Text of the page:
So yeah, Legion exists. That’s awesome.

Why Jordan Peele Should Direct a Blockbuster

For those of you who haven’t heard, Warner Brothers seems to be courting Jordan Peele, Hollywood’s hottest commodity after directing the smash-hit Get Outto direct one of its upcoming genre properties, either anime remake Akira or surprising DC Comics hot potato The Flash. 

The question here isn’t so much his suitability for either of those. Get Out showed a steady directorial hand and knowledge of genre tropes (a knowledge that’s been infused to all his work so far) that pretty much makes him capable of anything and makes me excited to see him direct either.

I will say that Akira would be more interesting. It’s a specifically Japanese story and I’m not thrilled about an American version, but courting Peele seems to point towards the one workable version of this thing. Akira spoke to a specific youth disaffection with Japanese society and the feeling that it exploited and abandoned them, a lost generation.

I sort of feel like, just maybe, that’s a story a Black male director could tell about the African-American youth experience. Set it in future Atlanta, cast a group of great young Black actors, have an artist as smart about race as Jordan Peele with a budget? Might be absolutely worth the years that people have been trying to get this potential shit off the ground.

Like I said, if there’s any way we’re going to tell an American story of this, Jordan Peele could be the one to pull it off. But that’s not what we’re talking about.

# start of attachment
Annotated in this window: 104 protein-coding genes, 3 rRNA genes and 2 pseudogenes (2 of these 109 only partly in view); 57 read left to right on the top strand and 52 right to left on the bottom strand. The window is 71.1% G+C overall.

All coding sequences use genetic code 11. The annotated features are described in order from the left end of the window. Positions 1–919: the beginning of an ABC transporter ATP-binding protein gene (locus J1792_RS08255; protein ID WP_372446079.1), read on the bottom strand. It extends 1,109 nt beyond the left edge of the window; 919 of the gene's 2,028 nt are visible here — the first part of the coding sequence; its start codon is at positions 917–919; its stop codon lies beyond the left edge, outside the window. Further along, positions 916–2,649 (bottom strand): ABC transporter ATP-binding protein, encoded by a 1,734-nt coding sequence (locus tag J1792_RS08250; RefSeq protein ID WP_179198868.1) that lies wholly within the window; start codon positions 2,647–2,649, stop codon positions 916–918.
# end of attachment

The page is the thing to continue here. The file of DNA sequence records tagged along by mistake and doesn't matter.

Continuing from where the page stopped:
Rather, we’re talking the general resistance I see to Peele doing a big-budget studio project at all, working with comic book/adapted property. There seems to be a general resistance to the idea of him not sticking with his planned “social horror” project and to the idea of him “giving into the machine.”

Look, I’m not necessarily thrilled that we won’t get more Get Out-style movies right away. We should absolutely have a hundred like it, all from Peele’s hand. But I don’t think it’s a bad thing that Peele takes a swing at big-budget directing.

First off, he absolutely has the talent for it. Get Out is a lot of things, but its most exciting story is the announcement of Peele as an amazing director. Only the most horrifying micromanaged studio project suffocate the talents of the best directors, see Alien 3. But given that the success of Get Out gives Peele more negotiation room than Fincher on Alien 3, and given that it’s Warner Brothers, I don’t think that should be the concern here.

The other is that taking company man swings like this are necessary. Doing the studio film is how you get big budgets for original movies and dream projects. Christopher Nolan doesn’t do The Prestige without Batman Begins or Inception without The Dark Knight. Guillermo del Toro makes Hellboy because of Blade 2. David Lynch makes Dune and talks Return of the Jedi for the hopes of making the smaller pictures that have made his name. Hell, Ava DuVernay is filming Wrinkle in Time right now.

This isn’t to say there aren’t legitimate reasons Peele might want to make Akira or The Flash. But I’m also saying that being willing to work on these big pictures with less personal attachment is what’s going to launch him into the stratosphere he deserves to be in, what makes him the money and gives him the trust to make things that are truly daring and expensive. And a good relationship with Warner Brothers is not a bad way to do that, their business model is giving people a fuckload of money to do whatever.